When Gov. Rick Snyder of Michigan meets people, he likes to ask them to name five things that made America great. Almost always, he says, they wind up talking about the contributions made by immigrants. “I challenge anyone not to put immigration on that list,” he says. Certainly, he says, immigration has buoyed Michigan’s economy in recent years: the state’s unemployment rate now stands at 4.5 percent, down from a peak of 14.9 percent in 2009, thanks in part to an influx of foreign-born workers and investors. “There’s a lot of evidence that immigrants are job generators,” says Snyder, adding “diversity is a positive power. We get the opportunity to learn from one another, and we get more innovation happening when we’re more diverse.”
Now, Snyder — a Republican who has fostered a reputation as America’s most pro-immigration governor — is determined to bring even more immigrants to the Wolverine State. Since his election in 2011, he’s pushed the federal government to approve 50,000 new employment-based visas to bring new immigrants to Detroit, founded an Office of New Americans to help the state attract and retain foreign-born entrepreneurs, and created a statewide office — only the second of its kind in the nation — dedicated to helping foreign investors to secure visas. “I describe it as the ‘Statue of Liberty play’ — it’s what we stand for as a country, to be a welcoming place,” Snyder says. “It’s part of who we are.”
There’s a lot of evidence that immigrants are job generators. Diversity is a positive power. We get the opportunity to learn from one another, and we get more innovation happening when we’re more diverse.
Snyder traces his belief in the positive power of immigration back to his days as a venture capitalist, when he saw first-hand how immigrants were launching businesses and driving growth. “In my experience doing startups, a number of the companies that I worked with were founded by first or second-generation immigrants,” he says. “There’s a lot of data saying that immigrants tend to be more entrepreneurial.” In fact, immigrants founded a third of Michigan’s new high-tech businesses over the past decade — six times the rate at which native-born Americans founded companies. One success that Snyder particularly recalls from his VC days was HandyLab, a medical devices company founded by Indian-born University of Michigan graduates Kalyan Handique and Sundaresh Brahmasandra; the startup thrived, growing to employ 60 local workers before it was acquired by BD Medical Technology for $300 million in 2009.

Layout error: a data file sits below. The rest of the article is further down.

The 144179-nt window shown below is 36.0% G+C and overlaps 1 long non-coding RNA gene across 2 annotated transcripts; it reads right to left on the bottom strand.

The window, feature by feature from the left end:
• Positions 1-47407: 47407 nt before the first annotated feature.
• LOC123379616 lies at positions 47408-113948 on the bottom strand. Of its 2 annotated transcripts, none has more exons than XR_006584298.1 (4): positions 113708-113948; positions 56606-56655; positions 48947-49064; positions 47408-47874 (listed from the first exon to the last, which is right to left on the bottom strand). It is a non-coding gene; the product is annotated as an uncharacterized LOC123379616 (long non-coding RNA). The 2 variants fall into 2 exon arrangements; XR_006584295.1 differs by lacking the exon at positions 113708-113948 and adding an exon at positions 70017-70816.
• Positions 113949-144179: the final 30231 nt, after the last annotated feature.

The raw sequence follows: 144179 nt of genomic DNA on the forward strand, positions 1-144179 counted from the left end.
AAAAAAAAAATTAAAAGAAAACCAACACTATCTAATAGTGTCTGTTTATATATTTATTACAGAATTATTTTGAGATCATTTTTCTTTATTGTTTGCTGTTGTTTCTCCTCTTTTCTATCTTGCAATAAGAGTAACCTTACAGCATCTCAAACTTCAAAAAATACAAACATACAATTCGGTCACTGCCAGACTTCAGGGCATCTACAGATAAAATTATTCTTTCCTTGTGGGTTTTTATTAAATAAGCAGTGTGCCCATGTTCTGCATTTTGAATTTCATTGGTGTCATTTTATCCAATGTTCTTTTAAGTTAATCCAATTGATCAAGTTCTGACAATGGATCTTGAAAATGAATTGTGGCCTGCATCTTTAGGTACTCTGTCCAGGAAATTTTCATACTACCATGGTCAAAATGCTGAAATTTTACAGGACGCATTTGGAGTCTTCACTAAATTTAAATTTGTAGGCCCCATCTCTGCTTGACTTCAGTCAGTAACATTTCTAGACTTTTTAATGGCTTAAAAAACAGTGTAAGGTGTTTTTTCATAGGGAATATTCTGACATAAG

And you don’t have to be a VC to see how much good immigrants have done for Michigan, Snyder says. “If you look at our history, we have a tremendous track record. There was a Canadian immigrant by the name of Dow, of course.” Among the state’s other major immigrant-founded businesses: grocery giant Meijer, founded in 1934 by a Dutch immigrant, and manufacturing giant Masco, founded in 1929 by an Armenian-American. Between them, the two companies now employ well over 100,000 people.
That’s the kind of success Snyder hopes to spark by rolling out the welcome mat for immigrants. Still, he says, there’s only so much that Michigan can do on its own. Federal reforms will be needed to open the door for more immigrant entrepreneurs and investors, and to help companies retain the bright, ambitious immigrants graduating from Michigan’s universities. “I think I’ve been pretty loud about that,” he says. “This is something that’s holding back our economic growth.” Unfortunately, Snyder says, it’s hard to win federal support for even fairly modest efforts, such as his proposals for new employment-based visas for the Detroit region. “That’d be a great economic boon, but it’s now caught up in Washington,” he says.
I don’t view this as a partisan issue — it’s a common-sense issue, an American issue. It’s just a good, smart answer for our country.
Snyder says he’ll keep fighting for immigration reform, even though it’s a stance that has earned him criticism from some fellow Republicans. “I’ve had a lot of people tell me I’m crazy,” he says. “But politics shouldn’t overcome good policy.” In the end, he adds, both Republicans and Democrats should focus on what makes sense for their constituents — and for Michiganders, that means encouraging educated, entrepreneurial immigrants to come in greater numbers. “I don’t view this as a partisan issue — it’s a common-sense issue, an American issue,” he says. “It’s just a good, smart answer for our country.”